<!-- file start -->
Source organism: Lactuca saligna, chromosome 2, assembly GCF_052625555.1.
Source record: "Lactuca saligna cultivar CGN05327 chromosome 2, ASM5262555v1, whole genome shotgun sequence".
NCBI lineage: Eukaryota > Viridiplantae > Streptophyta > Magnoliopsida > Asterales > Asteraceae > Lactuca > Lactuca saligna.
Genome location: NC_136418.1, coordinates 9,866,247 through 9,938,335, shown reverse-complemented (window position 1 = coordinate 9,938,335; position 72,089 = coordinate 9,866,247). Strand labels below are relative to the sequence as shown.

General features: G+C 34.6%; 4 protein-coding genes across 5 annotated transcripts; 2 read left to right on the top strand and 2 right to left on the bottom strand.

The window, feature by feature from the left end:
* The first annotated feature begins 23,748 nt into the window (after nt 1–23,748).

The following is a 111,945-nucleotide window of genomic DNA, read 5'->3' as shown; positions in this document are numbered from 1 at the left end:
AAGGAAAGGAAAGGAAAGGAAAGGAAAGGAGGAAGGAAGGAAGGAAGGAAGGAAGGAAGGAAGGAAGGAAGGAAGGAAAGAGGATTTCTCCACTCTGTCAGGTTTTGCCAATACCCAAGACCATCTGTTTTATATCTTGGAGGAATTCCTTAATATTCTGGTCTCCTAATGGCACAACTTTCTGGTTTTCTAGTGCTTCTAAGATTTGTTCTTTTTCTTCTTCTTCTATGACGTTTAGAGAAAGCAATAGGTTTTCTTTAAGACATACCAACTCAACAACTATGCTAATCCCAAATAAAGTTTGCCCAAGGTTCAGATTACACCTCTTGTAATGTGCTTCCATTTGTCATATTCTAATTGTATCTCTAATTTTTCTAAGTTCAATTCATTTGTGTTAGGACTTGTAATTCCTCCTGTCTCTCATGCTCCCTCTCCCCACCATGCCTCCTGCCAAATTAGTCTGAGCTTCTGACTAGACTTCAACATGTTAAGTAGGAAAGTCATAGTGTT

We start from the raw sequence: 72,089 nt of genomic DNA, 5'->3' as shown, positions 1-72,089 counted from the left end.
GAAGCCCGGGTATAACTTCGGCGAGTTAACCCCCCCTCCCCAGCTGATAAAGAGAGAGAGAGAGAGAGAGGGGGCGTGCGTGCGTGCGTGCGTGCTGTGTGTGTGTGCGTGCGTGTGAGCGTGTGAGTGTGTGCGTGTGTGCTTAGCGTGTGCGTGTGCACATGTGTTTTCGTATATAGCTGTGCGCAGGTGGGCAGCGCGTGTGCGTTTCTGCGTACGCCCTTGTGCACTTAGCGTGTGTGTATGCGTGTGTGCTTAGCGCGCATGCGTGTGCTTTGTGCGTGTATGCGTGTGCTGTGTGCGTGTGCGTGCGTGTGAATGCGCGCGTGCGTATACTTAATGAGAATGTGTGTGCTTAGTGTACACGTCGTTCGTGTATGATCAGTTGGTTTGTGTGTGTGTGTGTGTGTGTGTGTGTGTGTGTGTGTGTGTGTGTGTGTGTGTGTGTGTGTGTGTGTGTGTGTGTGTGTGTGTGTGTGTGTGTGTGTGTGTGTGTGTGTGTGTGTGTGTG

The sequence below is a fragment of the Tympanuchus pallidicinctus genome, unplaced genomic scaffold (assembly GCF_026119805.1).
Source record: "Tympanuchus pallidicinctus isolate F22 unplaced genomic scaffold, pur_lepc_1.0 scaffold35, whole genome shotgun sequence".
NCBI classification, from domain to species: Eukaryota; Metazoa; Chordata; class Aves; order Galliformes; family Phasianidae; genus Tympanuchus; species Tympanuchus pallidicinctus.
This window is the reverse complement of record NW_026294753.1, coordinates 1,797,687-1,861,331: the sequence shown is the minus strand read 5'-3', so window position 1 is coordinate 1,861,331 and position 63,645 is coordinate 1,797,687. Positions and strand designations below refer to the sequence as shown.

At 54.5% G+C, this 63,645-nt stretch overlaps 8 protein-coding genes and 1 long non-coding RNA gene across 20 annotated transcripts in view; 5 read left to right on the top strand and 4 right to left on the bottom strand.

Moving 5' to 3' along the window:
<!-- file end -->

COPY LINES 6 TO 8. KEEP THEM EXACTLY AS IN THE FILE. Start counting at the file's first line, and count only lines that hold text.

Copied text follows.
The window, feature by feature from the left end:
* The first annotated feature begins 23,748 nt into the window (after nt 1–23,748).

The following is a 111,945-nucleotide window of genomic DNA, read 5'->3' as shown; positions in this document are numbered from 1 at the left end: